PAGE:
What are the blood cells?
In order to better understand this disease, it is necessary to know about blood cells and their functions.
Blood is made up by a liquid called plasma and three kinds of cell, each of which has a specific function.
White blood cells or leukocytes are the body's defence against infections and foreign bodies that might invade it. In order to defend the body properly there must be a sufficient number of white blood cells capable of providing an adequate response, arrive at the location where they are needed, and then destroy and digest the micro-organisms and harmful bodies. Like all blood cells, white blood cells are produced in the bone marrow. They are formed from precursors (stem cells) that mature until they become one of the five main types of white blood cell: the neutrophils, the lymphocytes, the monocytes, the eosinophils and the basophils. A person normally produces around 100,000 million white blood cells every day.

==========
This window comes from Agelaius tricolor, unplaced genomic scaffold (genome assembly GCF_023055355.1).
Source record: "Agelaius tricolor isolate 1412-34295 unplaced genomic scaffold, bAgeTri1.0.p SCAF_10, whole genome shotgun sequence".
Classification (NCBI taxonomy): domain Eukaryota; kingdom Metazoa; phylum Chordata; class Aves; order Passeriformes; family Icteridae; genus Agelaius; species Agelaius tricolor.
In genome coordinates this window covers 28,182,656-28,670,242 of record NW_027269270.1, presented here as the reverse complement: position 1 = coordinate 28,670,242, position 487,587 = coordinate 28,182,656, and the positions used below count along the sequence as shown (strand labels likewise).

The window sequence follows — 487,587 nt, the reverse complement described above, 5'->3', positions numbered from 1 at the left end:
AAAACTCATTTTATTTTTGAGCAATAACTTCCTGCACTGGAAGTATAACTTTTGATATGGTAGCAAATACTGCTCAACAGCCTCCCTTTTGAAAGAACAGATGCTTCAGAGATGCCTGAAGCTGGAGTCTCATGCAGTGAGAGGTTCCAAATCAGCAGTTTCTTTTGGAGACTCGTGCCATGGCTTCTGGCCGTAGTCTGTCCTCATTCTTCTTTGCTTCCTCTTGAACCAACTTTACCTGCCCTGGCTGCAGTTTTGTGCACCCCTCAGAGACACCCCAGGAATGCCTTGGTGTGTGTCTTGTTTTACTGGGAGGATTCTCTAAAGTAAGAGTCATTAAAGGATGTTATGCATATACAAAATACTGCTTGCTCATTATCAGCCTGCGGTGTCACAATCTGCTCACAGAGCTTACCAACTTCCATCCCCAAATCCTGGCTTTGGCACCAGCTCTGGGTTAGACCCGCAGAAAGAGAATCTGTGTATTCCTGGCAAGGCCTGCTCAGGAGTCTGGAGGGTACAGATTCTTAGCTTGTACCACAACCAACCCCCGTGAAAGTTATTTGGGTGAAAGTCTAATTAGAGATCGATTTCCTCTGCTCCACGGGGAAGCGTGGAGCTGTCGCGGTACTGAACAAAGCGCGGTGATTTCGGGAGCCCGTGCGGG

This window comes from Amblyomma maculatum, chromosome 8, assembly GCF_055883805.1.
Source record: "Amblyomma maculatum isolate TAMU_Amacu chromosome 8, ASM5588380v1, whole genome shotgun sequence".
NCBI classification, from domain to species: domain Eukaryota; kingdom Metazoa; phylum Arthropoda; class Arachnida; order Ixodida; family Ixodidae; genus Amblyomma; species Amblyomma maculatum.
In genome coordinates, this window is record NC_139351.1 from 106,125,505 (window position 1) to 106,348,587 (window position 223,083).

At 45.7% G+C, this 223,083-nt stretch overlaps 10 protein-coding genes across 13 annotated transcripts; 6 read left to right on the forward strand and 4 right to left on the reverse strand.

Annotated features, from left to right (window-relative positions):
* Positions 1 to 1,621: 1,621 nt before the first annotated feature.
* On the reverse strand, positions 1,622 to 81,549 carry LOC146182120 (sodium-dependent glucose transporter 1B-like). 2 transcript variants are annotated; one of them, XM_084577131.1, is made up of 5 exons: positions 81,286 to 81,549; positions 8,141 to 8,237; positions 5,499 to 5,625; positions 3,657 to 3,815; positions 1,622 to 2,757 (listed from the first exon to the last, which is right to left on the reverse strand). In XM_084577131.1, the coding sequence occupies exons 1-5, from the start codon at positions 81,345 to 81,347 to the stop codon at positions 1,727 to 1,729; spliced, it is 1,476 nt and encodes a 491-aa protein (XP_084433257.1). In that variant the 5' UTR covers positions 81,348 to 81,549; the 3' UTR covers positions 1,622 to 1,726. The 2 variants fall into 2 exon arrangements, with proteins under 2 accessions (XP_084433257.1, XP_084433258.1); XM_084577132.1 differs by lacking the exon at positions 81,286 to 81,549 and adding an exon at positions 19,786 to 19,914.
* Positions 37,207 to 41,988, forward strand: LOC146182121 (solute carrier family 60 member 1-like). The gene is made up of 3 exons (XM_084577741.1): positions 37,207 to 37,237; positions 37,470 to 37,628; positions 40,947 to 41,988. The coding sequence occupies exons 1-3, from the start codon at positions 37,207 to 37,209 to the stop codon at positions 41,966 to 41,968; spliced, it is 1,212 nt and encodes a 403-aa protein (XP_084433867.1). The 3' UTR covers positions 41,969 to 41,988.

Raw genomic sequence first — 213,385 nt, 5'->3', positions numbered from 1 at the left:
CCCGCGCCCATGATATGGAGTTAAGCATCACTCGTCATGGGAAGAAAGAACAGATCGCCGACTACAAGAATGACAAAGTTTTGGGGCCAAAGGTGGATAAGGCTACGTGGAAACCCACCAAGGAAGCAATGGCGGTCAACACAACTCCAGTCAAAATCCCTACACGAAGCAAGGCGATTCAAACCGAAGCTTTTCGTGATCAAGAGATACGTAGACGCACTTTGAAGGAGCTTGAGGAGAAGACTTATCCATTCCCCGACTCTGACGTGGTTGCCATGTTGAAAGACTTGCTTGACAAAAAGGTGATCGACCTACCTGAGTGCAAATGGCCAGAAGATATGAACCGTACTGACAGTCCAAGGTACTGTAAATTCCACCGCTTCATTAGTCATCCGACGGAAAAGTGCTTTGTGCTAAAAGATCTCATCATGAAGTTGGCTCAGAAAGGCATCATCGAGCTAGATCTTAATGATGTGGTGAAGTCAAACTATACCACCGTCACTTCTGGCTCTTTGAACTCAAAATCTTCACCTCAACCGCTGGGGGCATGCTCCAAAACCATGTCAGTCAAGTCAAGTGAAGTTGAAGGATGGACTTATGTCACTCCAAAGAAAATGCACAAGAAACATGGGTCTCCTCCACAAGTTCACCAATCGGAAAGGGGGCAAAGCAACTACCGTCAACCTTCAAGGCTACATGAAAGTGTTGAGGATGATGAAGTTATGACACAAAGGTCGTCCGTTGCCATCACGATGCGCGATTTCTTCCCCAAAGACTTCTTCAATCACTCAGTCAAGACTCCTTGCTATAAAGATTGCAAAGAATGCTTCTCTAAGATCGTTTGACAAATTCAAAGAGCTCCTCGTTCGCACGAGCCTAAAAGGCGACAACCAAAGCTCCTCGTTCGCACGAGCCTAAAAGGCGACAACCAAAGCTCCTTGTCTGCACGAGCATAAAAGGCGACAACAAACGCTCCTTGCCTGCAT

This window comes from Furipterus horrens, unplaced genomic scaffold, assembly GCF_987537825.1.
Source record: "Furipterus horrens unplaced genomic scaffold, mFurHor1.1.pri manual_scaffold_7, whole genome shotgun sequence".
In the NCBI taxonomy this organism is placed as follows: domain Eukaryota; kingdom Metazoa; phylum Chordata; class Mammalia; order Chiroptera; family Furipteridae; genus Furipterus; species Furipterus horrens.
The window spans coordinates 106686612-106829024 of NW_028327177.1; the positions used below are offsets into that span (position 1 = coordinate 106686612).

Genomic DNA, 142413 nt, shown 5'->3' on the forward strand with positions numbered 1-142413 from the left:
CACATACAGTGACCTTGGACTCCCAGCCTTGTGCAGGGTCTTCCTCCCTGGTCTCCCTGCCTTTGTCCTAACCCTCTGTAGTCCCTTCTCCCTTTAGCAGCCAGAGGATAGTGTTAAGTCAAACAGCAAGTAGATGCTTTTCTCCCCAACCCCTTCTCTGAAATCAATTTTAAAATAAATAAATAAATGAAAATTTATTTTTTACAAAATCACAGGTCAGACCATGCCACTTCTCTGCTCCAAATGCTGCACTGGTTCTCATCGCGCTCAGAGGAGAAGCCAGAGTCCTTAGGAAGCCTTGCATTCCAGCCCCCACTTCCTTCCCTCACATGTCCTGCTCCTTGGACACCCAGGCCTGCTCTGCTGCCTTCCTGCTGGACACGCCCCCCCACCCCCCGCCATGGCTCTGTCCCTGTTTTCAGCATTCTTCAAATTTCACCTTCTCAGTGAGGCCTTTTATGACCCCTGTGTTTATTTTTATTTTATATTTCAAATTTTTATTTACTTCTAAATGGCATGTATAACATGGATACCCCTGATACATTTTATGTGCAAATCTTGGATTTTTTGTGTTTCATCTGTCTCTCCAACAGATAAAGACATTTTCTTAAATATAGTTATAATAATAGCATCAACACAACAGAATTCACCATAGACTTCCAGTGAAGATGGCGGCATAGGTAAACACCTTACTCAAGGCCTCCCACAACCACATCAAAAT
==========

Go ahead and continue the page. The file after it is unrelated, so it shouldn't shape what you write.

The red blood cells, also called haematids or erythroid cells, are responsible for transporting oxygen from the lungs to the body tissues, and also transport carbon dioxide back from the body tissues to the lungs for expulsion. Red blood cells give blood its characteristic colour.
The platelets or thrombocytes collaborate in blood coagulation when there is bleeding from a blood vessel due to injury.
All the blood cells are the result of the differentiation and maturation of stem cells, also known as hematopoietic progenitors. In adults, stem cells are located in the bone marrow, a soft, spongy tissue found inside the bones.
Usually, blood cells are produced in an orderly way as the body needs them. Alterations in this balance is the cause of various diseases, some of which are due to the insufficient production of all the blood cells (bone marrow failure) or of a specific type of blood cell (erythroblastopenia, megakaryocytosis, agranulocytosis); others are caused by the production of cells that are incapable of carrying out their correct functions and in insufficient quantities (myelodysplastic syndrome) and finally, others are due to the production of cancerous cells in large quantities (leukaemias).